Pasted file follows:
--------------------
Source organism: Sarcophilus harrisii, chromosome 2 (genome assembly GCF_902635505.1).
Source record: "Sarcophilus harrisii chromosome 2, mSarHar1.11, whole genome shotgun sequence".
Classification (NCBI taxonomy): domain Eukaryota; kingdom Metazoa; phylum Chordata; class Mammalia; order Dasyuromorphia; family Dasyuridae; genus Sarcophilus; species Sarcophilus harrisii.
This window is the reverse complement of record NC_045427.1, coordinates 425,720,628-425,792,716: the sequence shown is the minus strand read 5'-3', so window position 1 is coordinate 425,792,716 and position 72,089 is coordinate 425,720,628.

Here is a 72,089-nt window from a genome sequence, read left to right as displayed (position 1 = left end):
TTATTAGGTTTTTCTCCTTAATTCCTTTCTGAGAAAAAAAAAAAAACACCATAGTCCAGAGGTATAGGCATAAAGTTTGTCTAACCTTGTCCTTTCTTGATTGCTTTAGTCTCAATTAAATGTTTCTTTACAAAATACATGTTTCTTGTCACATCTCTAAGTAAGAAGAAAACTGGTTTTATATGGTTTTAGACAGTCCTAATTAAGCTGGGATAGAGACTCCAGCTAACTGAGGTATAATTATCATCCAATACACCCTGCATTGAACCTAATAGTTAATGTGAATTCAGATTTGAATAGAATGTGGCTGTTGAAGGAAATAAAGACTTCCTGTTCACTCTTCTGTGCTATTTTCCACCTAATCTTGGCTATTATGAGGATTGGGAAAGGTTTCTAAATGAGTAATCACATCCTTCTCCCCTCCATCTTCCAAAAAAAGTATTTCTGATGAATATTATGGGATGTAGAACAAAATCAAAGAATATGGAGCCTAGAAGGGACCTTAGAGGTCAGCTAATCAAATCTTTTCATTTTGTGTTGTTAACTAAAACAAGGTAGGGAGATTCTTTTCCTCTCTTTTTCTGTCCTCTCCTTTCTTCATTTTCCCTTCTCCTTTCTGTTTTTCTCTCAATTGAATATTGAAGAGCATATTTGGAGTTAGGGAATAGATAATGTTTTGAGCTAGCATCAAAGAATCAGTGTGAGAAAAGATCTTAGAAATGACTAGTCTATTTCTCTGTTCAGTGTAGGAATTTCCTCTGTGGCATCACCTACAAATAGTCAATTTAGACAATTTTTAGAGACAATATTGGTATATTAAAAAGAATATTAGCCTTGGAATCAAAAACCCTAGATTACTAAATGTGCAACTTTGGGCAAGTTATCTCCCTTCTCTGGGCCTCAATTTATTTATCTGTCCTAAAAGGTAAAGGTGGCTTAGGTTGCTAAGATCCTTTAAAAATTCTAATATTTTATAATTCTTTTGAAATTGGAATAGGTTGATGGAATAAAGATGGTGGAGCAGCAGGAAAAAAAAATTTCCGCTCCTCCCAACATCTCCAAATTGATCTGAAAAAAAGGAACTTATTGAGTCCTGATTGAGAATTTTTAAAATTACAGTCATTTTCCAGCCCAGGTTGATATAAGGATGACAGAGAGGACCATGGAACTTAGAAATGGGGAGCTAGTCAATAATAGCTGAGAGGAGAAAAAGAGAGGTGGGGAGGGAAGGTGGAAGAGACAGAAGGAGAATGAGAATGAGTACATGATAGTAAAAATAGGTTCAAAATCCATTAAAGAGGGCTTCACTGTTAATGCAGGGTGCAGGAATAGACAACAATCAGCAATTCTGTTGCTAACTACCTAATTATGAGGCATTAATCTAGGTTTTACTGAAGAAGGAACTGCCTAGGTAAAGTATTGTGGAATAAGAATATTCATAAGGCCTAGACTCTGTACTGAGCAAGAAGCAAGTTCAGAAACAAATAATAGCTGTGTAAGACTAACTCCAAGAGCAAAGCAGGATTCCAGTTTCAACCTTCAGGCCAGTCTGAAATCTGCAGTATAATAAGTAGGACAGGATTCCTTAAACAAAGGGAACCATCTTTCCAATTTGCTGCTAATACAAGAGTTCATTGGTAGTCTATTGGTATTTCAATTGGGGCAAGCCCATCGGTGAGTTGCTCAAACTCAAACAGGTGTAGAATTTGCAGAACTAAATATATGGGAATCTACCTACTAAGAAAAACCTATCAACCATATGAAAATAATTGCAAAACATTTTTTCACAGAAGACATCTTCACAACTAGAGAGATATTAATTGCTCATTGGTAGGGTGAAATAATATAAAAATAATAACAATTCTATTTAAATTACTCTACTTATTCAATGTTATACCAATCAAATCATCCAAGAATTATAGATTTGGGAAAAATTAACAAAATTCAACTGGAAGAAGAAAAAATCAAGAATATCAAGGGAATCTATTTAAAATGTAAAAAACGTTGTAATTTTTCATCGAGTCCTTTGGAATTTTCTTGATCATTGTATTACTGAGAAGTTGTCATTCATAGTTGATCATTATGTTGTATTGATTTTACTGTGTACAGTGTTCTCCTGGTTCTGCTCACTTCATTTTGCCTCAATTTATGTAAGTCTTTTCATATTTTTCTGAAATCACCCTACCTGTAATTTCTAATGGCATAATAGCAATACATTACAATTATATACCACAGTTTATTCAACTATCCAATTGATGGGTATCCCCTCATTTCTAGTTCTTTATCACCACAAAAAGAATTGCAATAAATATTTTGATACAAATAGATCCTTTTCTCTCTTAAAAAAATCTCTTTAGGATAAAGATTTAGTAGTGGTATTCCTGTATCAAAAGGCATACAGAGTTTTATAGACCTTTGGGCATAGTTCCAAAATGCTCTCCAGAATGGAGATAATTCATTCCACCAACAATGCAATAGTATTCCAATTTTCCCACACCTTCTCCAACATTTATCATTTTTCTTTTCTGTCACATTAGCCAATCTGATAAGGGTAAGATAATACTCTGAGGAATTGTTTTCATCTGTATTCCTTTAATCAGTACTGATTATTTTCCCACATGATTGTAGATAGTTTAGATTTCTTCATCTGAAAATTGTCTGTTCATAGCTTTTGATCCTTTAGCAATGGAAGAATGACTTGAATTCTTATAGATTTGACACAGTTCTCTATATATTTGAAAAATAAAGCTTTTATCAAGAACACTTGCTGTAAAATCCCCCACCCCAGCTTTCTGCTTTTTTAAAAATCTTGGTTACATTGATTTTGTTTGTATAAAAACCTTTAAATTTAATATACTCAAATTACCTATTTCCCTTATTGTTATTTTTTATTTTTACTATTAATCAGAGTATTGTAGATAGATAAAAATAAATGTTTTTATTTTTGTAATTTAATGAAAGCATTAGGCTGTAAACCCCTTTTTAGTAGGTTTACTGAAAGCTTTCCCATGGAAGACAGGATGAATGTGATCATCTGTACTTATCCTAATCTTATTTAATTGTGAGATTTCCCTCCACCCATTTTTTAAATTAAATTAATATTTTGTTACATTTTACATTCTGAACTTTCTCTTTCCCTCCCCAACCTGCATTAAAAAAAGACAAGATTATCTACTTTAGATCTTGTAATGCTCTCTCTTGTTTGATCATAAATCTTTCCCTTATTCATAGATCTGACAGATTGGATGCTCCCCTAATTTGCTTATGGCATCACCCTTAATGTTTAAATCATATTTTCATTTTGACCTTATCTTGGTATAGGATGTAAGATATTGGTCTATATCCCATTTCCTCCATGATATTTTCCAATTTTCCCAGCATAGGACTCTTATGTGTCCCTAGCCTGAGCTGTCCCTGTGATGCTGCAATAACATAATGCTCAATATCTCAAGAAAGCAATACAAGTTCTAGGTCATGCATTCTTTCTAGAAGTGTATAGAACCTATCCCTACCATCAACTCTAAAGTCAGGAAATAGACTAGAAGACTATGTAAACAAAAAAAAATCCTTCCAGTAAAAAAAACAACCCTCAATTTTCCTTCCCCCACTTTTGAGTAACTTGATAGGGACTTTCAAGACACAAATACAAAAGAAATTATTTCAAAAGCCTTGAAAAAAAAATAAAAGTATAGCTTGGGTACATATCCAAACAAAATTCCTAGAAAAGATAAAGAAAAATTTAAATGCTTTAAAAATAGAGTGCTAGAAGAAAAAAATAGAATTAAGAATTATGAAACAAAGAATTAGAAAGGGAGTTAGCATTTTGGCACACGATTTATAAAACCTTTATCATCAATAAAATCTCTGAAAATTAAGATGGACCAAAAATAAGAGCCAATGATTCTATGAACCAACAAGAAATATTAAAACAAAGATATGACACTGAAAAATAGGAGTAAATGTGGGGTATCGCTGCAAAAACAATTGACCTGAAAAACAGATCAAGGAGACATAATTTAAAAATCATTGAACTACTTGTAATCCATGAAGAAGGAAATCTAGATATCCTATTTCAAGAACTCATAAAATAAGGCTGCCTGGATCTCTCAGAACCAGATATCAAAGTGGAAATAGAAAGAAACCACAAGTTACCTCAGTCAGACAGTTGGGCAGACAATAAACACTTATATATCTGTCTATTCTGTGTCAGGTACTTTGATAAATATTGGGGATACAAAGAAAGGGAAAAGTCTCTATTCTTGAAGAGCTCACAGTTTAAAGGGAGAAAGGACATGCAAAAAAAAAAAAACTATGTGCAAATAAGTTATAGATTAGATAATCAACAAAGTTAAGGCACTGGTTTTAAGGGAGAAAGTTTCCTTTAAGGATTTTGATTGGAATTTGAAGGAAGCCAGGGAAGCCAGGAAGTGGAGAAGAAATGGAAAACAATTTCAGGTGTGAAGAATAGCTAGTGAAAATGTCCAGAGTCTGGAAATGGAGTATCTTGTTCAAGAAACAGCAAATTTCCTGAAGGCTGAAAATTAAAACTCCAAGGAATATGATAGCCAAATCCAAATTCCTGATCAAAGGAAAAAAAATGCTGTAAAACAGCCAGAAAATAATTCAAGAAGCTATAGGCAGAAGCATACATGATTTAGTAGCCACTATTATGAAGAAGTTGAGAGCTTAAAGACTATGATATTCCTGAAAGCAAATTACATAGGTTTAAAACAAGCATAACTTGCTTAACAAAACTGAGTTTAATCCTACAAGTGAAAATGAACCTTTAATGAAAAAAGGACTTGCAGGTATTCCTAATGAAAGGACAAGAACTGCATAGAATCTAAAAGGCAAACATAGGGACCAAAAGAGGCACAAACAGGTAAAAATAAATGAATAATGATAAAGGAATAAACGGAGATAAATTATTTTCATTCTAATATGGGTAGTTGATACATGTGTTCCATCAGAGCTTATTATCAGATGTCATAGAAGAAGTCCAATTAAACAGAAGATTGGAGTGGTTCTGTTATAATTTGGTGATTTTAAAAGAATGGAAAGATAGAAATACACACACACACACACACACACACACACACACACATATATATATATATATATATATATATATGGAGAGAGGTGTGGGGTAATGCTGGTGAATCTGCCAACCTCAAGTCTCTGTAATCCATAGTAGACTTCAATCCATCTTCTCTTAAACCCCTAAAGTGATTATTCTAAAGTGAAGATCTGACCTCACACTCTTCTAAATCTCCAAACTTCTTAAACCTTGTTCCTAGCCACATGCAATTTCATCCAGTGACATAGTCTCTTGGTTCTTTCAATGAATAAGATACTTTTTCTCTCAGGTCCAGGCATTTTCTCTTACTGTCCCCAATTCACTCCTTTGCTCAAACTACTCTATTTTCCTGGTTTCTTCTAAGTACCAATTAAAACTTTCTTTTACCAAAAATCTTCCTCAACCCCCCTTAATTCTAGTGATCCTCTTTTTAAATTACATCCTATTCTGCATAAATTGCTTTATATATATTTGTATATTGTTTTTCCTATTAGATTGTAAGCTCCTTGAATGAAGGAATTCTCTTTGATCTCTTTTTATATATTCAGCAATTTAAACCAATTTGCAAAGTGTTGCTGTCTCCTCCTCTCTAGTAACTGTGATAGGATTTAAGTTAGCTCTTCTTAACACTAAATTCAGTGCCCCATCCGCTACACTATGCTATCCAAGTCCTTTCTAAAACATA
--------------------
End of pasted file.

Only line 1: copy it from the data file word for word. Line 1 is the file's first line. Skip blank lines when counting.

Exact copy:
Source organism: Sarcophilus harrisii, chromosome 2 (genome assembly GCF_902635505.1).